1. If you think banks are having their way with the federal government, turn your attention to the state level, where legislators are in the process of caving to the banking industry in this Washington.

Kent-area Rep. Tina Orwall (D-33) proposed a bill that would have stopped banks from foreclosing on homes (if the borrower is unemployed), protecting the borrower for up to a year. (The average length of unemployment right now, according to the American Center for Progress, is 7.3 months.)

Rep. Orwall's bill—in Seattle Rep. Jamie Pedersen's (D-43) judiciary committee—has already been watered down by banking industry lobbyists. As the bill stands now, it's a debate between protecting people from foreclosure for six months or three months.

2. Soon before being sworn in, then-Mayor-Elect Mike McGinn met with a group of Seattle state legislators to compare notes and go over Seattle's agenda. One thing McGinn was asked by the group was this: Given all the important tax measures in the queue for Seattle—a Seattle Center measure, a renewal of the families and education levy, and McGinn's own pledge to put a light rail expansion measure on the ballot—did McGinn have a schedule worked out so he didn't jeopardize any given measure by overloading voters with tax asks?

According to an attendee, McGinn told the group he hadn't worked out a plan yet for orchestrating the series of Seattle measures. But then to the legislators' surprise, ta-dah!, ten days after being sworn in, McGinn unveiled his $241 million bond measure to replace the sea wall, slated for a special May 18 election.

3. Tim Eyman came to greet Olympia again yesterday, this time to fight against bills that would require signature gatherers, (like those on last November’s I-1033,) to be registered and licensed by the government.

Eyman,  Washington state's conservative initiative king, told the committee, “With one party rule in the House, the Senate, the Governor, and the Courts, the initiative process is the only check and balance left to the people."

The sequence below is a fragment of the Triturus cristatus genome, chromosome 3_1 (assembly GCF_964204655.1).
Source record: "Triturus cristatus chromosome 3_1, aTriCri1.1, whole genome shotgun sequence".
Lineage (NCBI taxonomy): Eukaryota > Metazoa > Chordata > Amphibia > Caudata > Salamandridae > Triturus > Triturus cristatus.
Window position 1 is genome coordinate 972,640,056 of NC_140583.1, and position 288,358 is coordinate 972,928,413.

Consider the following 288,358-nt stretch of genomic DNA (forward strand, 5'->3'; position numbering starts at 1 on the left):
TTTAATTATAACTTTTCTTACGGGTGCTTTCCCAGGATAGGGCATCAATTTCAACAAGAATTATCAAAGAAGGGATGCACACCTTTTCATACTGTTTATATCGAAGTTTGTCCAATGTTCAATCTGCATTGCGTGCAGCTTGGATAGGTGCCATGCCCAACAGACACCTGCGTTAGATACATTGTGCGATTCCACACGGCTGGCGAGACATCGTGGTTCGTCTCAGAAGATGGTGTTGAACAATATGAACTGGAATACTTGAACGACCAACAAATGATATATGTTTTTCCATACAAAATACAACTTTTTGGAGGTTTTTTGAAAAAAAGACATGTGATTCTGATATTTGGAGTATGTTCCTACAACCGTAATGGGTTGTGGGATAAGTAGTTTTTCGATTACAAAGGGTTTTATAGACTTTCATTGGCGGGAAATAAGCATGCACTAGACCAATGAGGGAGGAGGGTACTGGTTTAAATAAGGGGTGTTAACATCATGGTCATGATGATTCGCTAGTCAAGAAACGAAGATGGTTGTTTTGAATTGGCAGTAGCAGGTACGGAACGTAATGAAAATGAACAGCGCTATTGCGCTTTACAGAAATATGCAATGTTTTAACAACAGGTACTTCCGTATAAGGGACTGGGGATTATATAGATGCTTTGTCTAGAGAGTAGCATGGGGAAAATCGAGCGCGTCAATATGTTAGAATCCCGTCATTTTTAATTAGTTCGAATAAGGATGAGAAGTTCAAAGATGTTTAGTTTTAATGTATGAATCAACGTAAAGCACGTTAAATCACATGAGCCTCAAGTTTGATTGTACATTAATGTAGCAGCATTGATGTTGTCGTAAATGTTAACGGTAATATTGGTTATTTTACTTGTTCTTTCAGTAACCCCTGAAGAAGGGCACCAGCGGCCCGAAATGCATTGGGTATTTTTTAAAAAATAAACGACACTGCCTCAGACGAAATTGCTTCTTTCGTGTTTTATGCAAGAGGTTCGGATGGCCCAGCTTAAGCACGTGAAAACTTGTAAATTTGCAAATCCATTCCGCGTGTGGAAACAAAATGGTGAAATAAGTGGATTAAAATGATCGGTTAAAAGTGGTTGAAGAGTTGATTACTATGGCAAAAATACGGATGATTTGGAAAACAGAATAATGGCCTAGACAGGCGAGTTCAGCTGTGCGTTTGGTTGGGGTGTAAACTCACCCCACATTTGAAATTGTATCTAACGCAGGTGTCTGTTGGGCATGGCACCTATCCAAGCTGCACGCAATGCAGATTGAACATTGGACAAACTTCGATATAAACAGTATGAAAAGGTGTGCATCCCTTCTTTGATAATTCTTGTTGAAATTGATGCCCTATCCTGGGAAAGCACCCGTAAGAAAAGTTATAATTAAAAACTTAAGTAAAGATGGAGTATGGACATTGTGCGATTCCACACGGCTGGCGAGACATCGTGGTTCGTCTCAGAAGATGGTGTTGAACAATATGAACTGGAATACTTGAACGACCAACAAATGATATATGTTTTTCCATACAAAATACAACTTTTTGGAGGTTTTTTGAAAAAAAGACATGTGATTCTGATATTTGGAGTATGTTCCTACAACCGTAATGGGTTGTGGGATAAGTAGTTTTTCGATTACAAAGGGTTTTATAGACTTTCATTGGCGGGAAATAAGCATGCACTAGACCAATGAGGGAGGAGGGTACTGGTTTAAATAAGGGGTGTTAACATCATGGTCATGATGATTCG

Seattle-area Sen. Joe McDermott (D-34), a sponsor, said, “This isn’t about whether you like a particular initiative or proposal, this is about the integrity of the system."

Government and elections committee chair, North King County Sen. Darlene Fairley (D-32), put the hearing in pretty realistic terms, trying to move the hearing forward, she said: “Everybody here is for the bill ... let's leave this bill.”

Although, not everyone supported the bill. Eyman had an unlikely ally, the ACLU.  Concerned that the bill, “distinguishes between paid and unpaid signature gatherers," the ACLU asked, "if these changes are critical for the integrity of the process, why not require everybody to go through the process?”

4. Josh will be on KING 5's Up Front this weekend to talk about the state legislature and Seattle City Hall.

5. 2010 isn't all about the Teapublicans. Mercer Island city councl man, Republican Steve Litzow, who will challenge Eastside Seattle Suburbs State Sen. Randy Gordon (D-41) in the fall, was at NARAL's Roe v. Wade anniversary fundraiser last night. He's also on NARAL's political action committee.

Gordon was appointed this year to fill former state Sen. Fred Jarrett's seat. Jarrett left the state Senate this year to be Deputy King County Executive.

Jarrett was a Republican before switching to the Democrats in 2007. Will a moderate like Litzow bring the 41st full circle?